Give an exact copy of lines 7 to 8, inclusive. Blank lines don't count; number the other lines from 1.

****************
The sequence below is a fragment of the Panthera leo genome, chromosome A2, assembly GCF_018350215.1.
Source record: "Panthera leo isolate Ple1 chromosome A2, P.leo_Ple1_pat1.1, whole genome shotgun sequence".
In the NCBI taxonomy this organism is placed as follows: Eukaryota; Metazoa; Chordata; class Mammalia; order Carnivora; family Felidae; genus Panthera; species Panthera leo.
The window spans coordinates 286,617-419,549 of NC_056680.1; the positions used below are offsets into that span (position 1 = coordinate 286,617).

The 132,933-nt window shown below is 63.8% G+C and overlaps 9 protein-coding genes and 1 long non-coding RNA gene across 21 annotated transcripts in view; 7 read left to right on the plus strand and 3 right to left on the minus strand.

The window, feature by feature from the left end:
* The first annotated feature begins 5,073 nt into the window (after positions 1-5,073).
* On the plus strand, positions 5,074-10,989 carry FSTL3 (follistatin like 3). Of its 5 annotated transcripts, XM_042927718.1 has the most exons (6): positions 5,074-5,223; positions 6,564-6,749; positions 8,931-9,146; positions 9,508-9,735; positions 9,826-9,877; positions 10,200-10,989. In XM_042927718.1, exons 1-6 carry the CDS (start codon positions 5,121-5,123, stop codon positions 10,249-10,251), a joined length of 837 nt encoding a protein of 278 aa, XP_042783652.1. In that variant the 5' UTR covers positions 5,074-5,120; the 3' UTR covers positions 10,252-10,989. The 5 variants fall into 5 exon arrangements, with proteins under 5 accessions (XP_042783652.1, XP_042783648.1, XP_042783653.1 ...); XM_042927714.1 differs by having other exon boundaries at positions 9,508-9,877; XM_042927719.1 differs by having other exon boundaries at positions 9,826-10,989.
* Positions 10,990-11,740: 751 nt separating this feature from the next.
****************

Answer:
* The first annotated feature begins 5,073 nt into the window (after positions 1-5,073).
* On the plus strand, positions 5,074-10,989 carry FSTL3 (follistatin like 3). Of its 5 annotated transcripts, XM_042927718.1 has the most exons (6): positions 5,074-5,223; positions 6,564-6,749; positions 8,931-9,146; positions 9,508-9,735; positions 9,826-9,877; positions 10,200-10,989. In XM_042927718.1, exons 1-6 carry the CDS (start codon positions 5,121-5,123, stop codon positions 10,249-10,251), a joined length of 837 nt encoding a protein of 278 aa, XP_042783652.1. In that variant the 5' UTR covers positions 5,074-5,120; the 3' UTR covers positions 10,252-10,989. The 5 variants fall into 5 exon arrangements, with proteins under 5 accessions (XP_042783652.1, XP_042783648.1, XP_042783653.1 ...); XM_042927714.1 differs by having other exon boundaries at positions 9,508-9,877; XM_042927719.1 differs by having other exon boundaries at positions 9,826-10,989.